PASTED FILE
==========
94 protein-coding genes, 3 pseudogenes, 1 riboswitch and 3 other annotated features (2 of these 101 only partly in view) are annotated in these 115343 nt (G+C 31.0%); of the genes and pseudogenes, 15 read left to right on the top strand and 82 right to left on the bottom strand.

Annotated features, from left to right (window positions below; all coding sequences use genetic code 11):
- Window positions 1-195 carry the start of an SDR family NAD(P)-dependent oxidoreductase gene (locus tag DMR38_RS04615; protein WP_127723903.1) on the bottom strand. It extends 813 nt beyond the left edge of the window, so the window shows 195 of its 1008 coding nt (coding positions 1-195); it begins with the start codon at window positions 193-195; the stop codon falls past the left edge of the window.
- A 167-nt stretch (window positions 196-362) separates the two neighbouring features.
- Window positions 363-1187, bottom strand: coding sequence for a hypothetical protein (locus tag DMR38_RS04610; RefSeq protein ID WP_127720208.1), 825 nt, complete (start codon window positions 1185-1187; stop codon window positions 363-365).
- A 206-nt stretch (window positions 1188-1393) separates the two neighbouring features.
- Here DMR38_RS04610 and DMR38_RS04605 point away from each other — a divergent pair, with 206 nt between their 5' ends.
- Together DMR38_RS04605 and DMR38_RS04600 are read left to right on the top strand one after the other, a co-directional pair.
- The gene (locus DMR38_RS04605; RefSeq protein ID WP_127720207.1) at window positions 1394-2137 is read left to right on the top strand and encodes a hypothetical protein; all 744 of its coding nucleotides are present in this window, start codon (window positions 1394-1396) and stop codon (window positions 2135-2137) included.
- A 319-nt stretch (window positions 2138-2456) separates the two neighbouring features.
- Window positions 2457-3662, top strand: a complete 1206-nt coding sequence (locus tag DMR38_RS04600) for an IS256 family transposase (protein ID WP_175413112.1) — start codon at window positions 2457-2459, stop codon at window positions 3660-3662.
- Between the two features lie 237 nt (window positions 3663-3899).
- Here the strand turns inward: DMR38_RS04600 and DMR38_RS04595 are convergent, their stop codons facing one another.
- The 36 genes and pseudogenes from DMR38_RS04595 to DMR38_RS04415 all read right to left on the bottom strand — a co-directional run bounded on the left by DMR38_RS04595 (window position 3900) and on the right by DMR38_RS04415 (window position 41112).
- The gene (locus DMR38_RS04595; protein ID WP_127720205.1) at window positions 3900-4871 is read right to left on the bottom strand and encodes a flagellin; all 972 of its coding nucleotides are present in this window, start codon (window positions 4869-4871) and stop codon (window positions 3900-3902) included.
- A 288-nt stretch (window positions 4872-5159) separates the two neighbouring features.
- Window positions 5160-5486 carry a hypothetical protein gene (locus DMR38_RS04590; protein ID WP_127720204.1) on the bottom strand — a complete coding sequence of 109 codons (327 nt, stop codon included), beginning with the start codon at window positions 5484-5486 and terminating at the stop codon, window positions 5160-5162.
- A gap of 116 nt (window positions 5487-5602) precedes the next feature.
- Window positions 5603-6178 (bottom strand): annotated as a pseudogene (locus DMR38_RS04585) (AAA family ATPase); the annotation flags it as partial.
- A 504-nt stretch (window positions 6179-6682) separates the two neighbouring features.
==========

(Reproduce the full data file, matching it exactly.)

94 protein-coding genes, 3 pseudogenes, 1 riboswitch and 3 other annotated features (2 of these 101 only partly in view) are annotated in these 115343 nt (G+C 31.0%); of the genes and pseudogenes, 15 read left to right on the top strand and 82 right to left on the bottom strand.

Annotated features, from left to right (window positions below; all coding sequences use genetic code 11):
- Window positions 1-195 carry the start of an SDR family NAD(P)-dependent oxidoreductase gene (locus tag DMR38_RS04615; protein WP_127723903.1) on the bottom strand. It extends 813 nt beyond the left edge of the window, so the window shows 195 of its 1008 coding nt (coding positions 1-195); it begins with the start codon at window positions 193-195; the stop codon falls past the left edge of the window.
- A 167-nt stretch (window positions 196-362) separates the two neighbouring features.
- Window positions 363-1187, bottom strand: coding sequence for a hypothetical protein (locus tag DMR38_RS04610; RefSeq protein ID WP_127720208.1), 825 nt, complete (start codon window positions 1185-1187; stop codon window positions 363-365).
- A 206-nt stretch (window positions 1188-1393) separates the two neighbouring features.
- Here DMR38_RS04610 and DMR38_RS04605 point away from each other — a divergent pair, with 206 nt between their 5' ends.
- Together DMR38_RS04605 and DMR38_RS04600 are read left to right on the top strand one after the other, a co-directional pair.
- The gene (locus DMR38_RS04605; RefSeq protein ID WP_127720207.1) at window positions 1394-2137 is read left to right on the top strand and encodes a hypothetical protein; all 744 of its coding nucleotides are present in this window, start codon (window positions 1394-1396) and stop codon (window positions 2135-2137) included.
- A 319-nt stretch (window positions 2138-2456) separates the two neighbouring features.
- Window positions 2457-3662, top strand: a complete 1206-nt coding sequence (locus tag DMR38_RS04600) for an IS256 family transposase (protein ID WP_175413112.1) — start codon at window positions 2457-2459, stop codon at window positions 3660-3662.
- Between the two features lie 237 nt (window positions 3663-3899).
- Here the strand turns inward: DMR38_RS04600 and DMR38_RS04595 are convergent, their stop codons facing one another.
- The 36 genes and pseudogenes from DMR38_RS04595 to DMR38_RS04415 all read right to left on the bottom strand — a co-directional run bounded on the left by DMR38_RS04595 (window position 3900) and on the right by DMR38_RS04415 (window position 41112).
- The gene (locus DMR38_RS04595; protein ID WP_127720205.1) at window positions 3900-4871 is read right to left on the bottom strand and encodes a flagellin; all 972 of its coding nucleotides are present in this window, start codon (window positions 4869-4871) and stop codon (window positions 3900-3902) included.
- A 288-nt stretch (window positions 4872-5159) separates the two neighbouring features.
- Window positions 5160-5486 carry a hypothetical protein gene (locus DMR38_RS04590; protein ID WP_127720204.1) on the bottom strand — a complete coding sequence of 109 codons (327 nt, stop codon included), beginning with the start codon at window positions 5484-5486 and terminating at the stop codon, window positions 5160-5162.
- A gap of 116 nt (window positions 5487-5602) precedes the next feature.
- Window positions 5603-6178 (bottom strand): annotated as a pseudogene (locus DMR38_RS04585) (AAA family ATPase); the annotation flags it as partial.
- A 504-nt stretch (window positions 6179-6682) separates the two neighbouring features.